Don’t Like Looking for Work? Don’t Freelance after College
In an economy with high unemployment and scarcity of jobs, many people have realized just how unappealing the continual search for work can be. They might even figure that if they can’t find a good job or are tired of looking that they’ll just do their ‘own thing’.
But just what do they think their ‘own thing’ actually entails?
It might not be much different than the job they were doing before. In fact, it could be even more difficult than previous work. I know that I work longer hours and more days doing what I do now as a self-employed individual than I did as a director of finance in the hotel business, that’s for sure.
If you’re going back to school with plans of freelancing in the future, but don’t like looking for work, here are a few things to consider.
A Constant Search for Work
As a freelancer, I’m constantly on the lookout for work. While I don’t always need more work, keeping a watchful eye out for opportunities can just be part of the job.
Freelance work is often fleeting, and what seems like a sure thing one moment could be gone the next. Therefore, it’s an ongoing process to explore new income earning opportunities, which is much different than when I just had a regular job with a regular income upon which there was a reasonable expectation of it being there in the weeks in months to come.
Once You Find it, You Have to Keep it
I find that it’s often easy to discover freelance jobs, but not so easy to keep consistent work. I have to continually prove myself, which in some ways is not unlike a regular job in which I was constantly tested; however, as a freelancer, there may be a variety of employers and jobs in which I must continue to prove my worth. And unlike my old job, there’s no human resources department to consult, no boss from whom to seek advice, and no co-workers with whom to complain or commiserate.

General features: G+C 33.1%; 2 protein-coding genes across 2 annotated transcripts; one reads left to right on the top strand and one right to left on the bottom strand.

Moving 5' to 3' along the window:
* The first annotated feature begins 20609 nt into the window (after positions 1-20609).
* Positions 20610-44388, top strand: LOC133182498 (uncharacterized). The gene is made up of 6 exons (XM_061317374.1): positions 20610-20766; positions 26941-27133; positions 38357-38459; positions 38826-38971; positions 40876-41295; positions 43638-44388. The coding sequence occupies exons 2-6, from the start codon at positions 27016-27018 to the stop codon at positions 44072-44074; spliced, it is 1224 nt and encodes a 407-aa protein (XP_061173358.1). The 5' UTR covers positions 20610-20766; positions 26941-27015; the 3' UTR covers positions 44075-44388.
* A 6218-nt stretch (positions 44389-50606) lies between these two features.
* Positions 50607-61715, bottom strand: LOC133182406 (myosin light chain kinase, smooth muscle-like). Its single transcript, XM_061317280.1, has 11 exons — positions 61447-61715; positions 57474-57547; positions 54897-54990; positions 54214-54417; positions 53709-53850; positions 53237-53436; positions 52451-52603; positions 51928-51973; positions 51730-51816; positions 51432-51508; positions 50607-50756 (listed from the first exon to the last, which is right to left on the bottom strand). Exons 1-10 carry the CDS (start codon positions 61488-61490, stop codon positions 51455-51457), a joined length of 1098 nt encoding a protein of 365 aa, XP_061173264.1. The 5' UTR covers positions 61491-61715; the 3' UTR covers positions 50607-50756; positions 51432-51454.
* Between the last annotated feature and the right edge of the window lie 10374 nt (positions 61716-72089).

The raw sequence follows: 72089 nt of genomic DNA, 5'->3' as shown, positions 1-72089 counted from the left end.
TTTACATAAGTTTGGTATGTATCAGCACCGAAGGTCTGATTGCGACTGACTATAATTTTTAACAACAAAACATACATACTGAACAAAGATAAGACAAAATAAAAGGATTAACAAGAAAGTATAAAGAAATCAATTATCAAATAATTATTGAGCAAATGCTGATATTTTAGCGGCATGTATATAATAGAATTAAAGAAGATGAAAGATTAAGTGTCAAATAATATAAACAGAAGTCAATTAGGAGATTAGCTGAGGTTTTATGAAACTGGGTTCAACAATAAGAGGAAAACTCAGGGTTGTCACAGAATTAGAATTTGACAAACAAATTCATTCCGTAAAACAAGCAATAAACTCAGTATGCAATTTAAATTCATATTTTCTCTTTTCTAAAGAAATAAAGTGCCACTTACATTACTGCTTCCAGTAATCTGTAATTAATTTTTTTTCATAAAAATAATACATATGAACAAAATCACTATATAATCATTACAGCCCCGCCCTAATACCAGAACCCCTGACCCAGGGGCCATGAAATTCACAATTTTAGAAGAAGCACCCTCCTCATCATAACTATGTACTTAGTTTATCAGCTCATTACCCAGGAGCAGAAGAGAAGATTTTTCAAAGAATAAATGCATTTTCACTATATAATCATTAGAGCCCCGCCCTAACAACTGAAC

There is a lot of freelance competition out there in almost every field. With the economy hurting and unemployment high, people are looking to earn income in other ways than what was once considered a regular 9-5 job. Therefore, freelancing may not be like a regular job where you have an offer and then a reasonable expectation of your work being there tomorrow, with your position being secured by employment laws and maybe a contractual agreement between you and an employer. Instead, with freelance work, if a better deal or option comes along, you could be left out in the cold with little or no warning.
I wasn’t always the best of friends with my bosses when I had an employer-based job. We typically got along well enough though and I did my best to be respectful, so I was fairly confident that they wouldn’t fire me on this aspect alone. It was a big investment to replace me, and there were rules and procedures in place that helped protect my job.
However, in the freelance world, there are not nearly the safety nets in place to protect your employment. This means that a significant part of my work involves building and maintaining employer relations.
Uncertainty for Certain
One thing that I’ve found is a certainty in my freelance life is uncertainty. Jobs that don’t seem like they’re going anywhere suddenly become important. Meanwhile, jobs that seem like they’re the best work I could find suddenly become unprofitable or inconsistent.
While there is some amount of uncertainty in just about any field or type of work, freelance work can take that uncertainty to the next level. And if you don’t like a bit of chance playing into finding, carrying out, and maintaining your employment, freelance work might not be right for you.
The author is not a licensed financial or educational professional. This article is for informational purposes only and does not constitute legal, financial or educational advice. Any action taken by the reader due to the information provided in this article is solely at the reader’s discretion.